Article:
Upon check-in, hotel staff confirmed our travel documentation and provided us with cards to present at the hotel restaurants and club access. This meant we did not have to show our vaccination card and ID every time we dined at the hotel restaurants and Longboard Club. It’s a convenient solution.
Longboard Club access at Alohilani Resort
If you stay at Alohilani Resort, we highly recommend you upgrade to club access at Longboard Club.
We took full advantage and visited the lounge every evening. In fact, the snacks and wine is so good that we didn’t bother going out for dinner afterwards. Here’s a sample menu for Longboard Club. The hosts are very accommodating and offered our boys some of the menu items from the SWELL Restaurant & Pool Bar.
We paid about $100 per night for Club Access, which included a very nice breakfast for our family of four.
Related post – Photos from our stay at Marriott Ko Olina Beach Club in Oahu
The above and below photos are the outdoor rooftop lounge at the Longboard Club. It’s a really comfortable setting. Food and beverages are included with club access and are served directly to your cabana, table, couch or lounge chair. Kids are welcome.
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The infinity pool at Alohilani Resort on Waikiki Beach.
Where to get a Covid PCR test in Oahu?
At the time of our trip to Hawaii in early December, Canadian travellers returning home are required to provide a negative PCR test result within 72 hours. Get the most recent travel, testing and borders info here.
We joined a few Facebook groups to learn about what it’s like travel to Oahu Hawaii right now. It became clear that finding a PCR test location is not easy. With increased demand for rapid tests and limited locations, finding an affordable option is difficult.
Renting a vehicle in Hawaii is also very expensive right now, for a variety of reasons, and daily hotel parking fees is an absurd $40 USD per day. Because of this, we decided to skip the car rental and use Uber instead. The problem with this decision is that you need transportation to get an affordable PCR test.
We spent most of our time in Ko Olina, a touristy neighbourhood located 30 minutes northwest of Honolulu. This is where we would be during the 72 hour window before departure. There are limited PCR testing locations in Ko Olina, and the options available are charging $300+ for each PCR test. That’s over $1,200 USD for our family of four!
After further research, we decided to purchase the Switch Health COVID-19 RT-LAMP test kit. The RT-LAMP Test Kit is a molecular diagnostic test and does not require laboratory processing. It is a self-collected test observed via a telehealth experience.
Switch Health is an Aeroplan member, so we received preferred pricing and Aeroplan points with our purchase. We paid $159 per person + taxes, for a total of over $636 + taxes CAD. You can also redeem Aeroplan points to purchase the kits.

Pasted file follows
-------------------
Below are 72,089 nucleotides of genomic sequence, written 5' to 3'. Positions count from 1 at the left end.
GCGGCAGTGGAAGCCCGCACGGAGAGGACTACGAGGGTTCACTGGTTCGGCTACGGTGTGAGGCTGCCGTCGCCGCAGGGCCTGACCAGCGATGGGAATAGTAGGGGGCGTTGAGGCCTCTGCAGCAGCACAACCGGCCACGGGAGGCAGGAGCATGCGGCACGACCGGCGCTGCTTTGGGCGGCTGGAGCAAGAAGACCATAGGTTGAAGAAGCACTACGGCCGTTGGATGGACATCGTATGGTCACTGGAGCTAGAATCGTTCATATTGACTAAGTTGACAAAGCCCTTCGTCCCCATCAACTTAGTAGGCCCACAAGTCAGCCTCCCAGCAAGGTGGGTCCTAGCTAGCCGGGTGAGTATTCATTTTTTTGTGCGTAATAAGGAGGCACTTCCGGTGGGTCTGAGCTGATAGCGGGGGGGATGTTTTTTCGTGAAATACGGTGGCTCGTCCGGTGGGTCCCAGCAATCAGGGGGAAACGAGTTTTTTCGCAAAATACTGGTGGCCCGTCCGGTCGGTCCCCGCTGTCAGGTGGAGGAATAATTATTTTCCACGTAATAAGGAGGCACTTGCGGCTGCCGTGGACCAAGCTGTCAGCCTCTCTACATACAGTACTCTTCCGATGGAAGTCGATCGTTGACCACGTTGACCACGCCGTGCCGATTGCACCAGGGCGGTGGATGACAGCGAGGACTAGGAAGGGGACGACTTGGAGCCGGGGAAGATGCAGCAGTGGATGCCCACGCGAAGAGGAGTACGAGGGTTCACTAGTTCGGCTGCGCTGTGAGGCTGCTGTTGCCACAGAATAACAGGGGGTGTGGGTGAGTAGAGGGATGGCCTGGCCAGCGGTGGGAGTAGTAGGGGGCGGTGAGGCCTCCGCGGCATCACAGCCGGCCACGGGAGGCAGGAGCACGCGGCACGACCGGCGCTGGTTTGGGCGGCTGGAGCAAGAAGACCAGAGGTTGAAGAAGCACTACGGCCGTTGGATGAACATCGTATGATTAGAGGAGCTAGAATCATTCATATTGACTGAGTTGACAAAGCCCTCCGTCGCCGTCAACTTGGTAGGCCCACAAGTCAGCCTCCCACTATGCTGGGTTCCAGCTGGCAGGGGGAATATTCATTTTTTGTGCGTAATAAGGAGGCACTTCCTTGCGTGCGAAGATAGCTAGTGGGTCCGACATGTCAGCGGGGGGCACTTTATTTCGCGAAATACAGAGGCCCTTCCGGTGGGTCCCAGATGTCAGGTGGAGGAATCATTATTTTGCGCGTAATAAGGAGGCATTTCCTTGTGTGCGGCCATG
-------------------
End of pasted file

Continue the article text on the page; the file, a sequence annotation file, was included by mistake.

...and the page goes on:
Watch this short video to see how we did the test in our Hawaii hotel room.
We visited the Doctors of Waikiki Urgent Care on Waikiki Beach (pictured above), located in the Sheraton Princess Kaiulani, for a non-Covid related issue. While there, we inquired about PCR testing at this location. It does offer PCR tests for $300 USD per person, so this is another option if you are staying at Waikiki Beach. More info here.
Above is a photo of the COVID-19 RT-LAMP Test Kit from Switch Health. Although everything worked out fine, it was a stressful experience. If something went wrong, or we mixed up QR codes, it could be a very expensive mistake.
If we do this self administered test again, we will likely do one adult and one kid at a time. There’s no need to do the entire family at the same time. It can be confusing trying to organize four kits at the same time.
Our return flight did not go according to plan
Let’s just say, we are glad we took our self-administered tests closer to 50 hours before departure time, instead of closer to the 72 hour window.
Moments after arriving at Honolulu International Airport, we learned that our flight was cancelled. We were confused because we had tracked the flight earlier and it appeared to have departed from Vancouver on time. We didn’t understand why the return flight from Honolulu to Vancouver was cancelled? This is why. Engine failure. Not good.
Obviously mechanical failure is not Covid related, but the rippling effects from the pandemic were felt.
Click on the post below to find out what happened.
Silver lining – the flight home from Oahu to Vancouver was almost empty.
Read more travel blog posts from Hawaii
- Photos from our stay at Marriott Ko Olina Beach Club in Oahu
- Travel to Molokai – What to Do and What Not to Do
- Riding Mules Down the World’s Tallest Sea Cliffs
- Video: Helicopter Tour over the Hawaiian Islands
- Ziplining through the Forests of Haleakala, Maui
- Mai Tai’s and Pig Cooked in a Pit: Our first Hawaiian Luau
Have you visited Hawaii during the pandemic? What tips do you have about travel to Oahu Hawaii right now?
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Can you elaborate what an international vaccine card is? And how to get it? I’m from Ontario and only have the provinicial card. Any help is appreciated.
Traveling Canucks says
here’s a link – https://www.canada.ca/en/immigration-refugees-citizenship/services/canadian-covid-19-proof-vaccination/get-proof.html
It’s similar to the provincial QR codes, but this one is the preferred one for travel to Hawaii (and other countries, I assume)
Click on the dropdown menu to select your province. Then click on the big green button that says “Get the Canadian Proof of Vaccination”
Gigi Farah says
Oh, that’s the one I have, I thought there was a different version! Thanks for your reply. I’m going to Honolulu next week and your blog really helped! 🙂